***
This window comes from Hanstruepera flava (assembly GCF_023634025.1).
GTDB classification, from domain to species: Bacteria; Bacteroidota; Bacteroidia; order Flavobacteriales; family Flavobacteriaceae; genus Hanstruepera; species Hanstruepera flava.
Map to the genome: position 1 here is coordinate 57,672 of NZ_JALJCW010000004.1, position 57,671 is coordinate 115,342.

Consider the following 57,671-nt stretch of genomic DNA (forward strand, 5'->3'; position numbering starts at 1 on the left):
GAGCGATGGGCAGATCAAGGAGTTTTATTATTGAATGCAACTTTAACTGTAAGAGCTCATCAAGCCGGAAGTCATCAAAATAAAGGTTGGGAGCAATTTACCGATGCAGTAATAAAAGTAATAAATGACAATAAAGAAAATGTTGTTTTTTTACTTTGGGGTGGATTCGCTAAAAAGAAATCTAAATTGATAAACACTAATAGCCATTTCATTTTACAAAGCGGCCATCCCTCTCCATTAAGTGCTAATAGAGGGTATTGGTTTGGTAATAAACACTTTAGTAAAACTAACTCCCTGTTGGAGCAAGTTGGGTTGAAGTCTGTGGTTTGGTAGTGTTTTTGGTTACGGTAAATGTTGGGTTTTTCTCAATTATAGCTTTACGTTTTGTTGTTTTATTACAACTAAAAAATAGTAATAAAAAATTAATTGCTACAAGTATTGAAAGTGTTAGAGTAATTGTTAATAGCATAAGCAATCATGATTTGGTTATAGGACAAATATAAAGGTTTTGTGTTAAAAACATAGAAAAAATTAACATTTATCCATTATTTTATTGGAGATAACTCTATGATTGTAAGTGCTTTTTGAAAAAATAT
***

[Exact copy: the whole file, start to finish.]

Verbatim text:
This window comes from Hanstruepera flava (assembly GCF_023634025.1).
GTDB classification, from domain to species: Bacteria; Bacteroidota; Bacteroidia; order Flavobacteriales; family Flavobacteriaceae; genus Hanstruepera; species Hanstruepera flava.
Map to the genome: position 1 here is coordinate 57,672 of NZ_JALJCW010000004.1, position 57,671 is coordinate 115,342.

Consider the following 57,671-nt stretch of genomic DNA (forward strand, 5'->3'; position numbering starts at 1 on the left):
GAGCGATGGGCAGATCAAGGAGTTTTATTATTGAATGCAACTTTAACTGTAAGAGCTCATCAAGCCGGAAGTCATCAAAATAAAGGTTGGGAGCAATTTACCGATGCAGTAATAAAAGTAATAAATGACAATAAAGAAAATGTTGTTTTTTTACTTTGGGGTGGATTCGCTAAAAAGAAATCTAAATTGATAAACACTAATAGCCATTTCATTTTACAAAGCGGCCATCCCTCTCCATTAAGTGCTAATAGAGGGTATTGGTTTGGTAATAAACACTTTAGTAAAACTAACTCCCTGTTGGAGCAAGTTGGGTTGAAGTCTGTGGTTTGGTAGTGTTTTTGGTTACGGTAAATGTTGGGTTTTTCTCAATTATAGCTTTACGTTTTGTTGTTTTATTACAACTAAAAAATAGTAATAAAAAATTAATTGCTACAAGTATTGAAAGTGTTAGAGTAATTGTTAATAGCATAAGCAATCATGATTTGGTTATAGGACAAATATAAAGGTTTTGTGTTAAAAACATAGAAAAAATTAACATTTATCCATTATTTTATTGGAGATAACTCTATGATTGTAAGTGCTTTTTGAAAAAATAT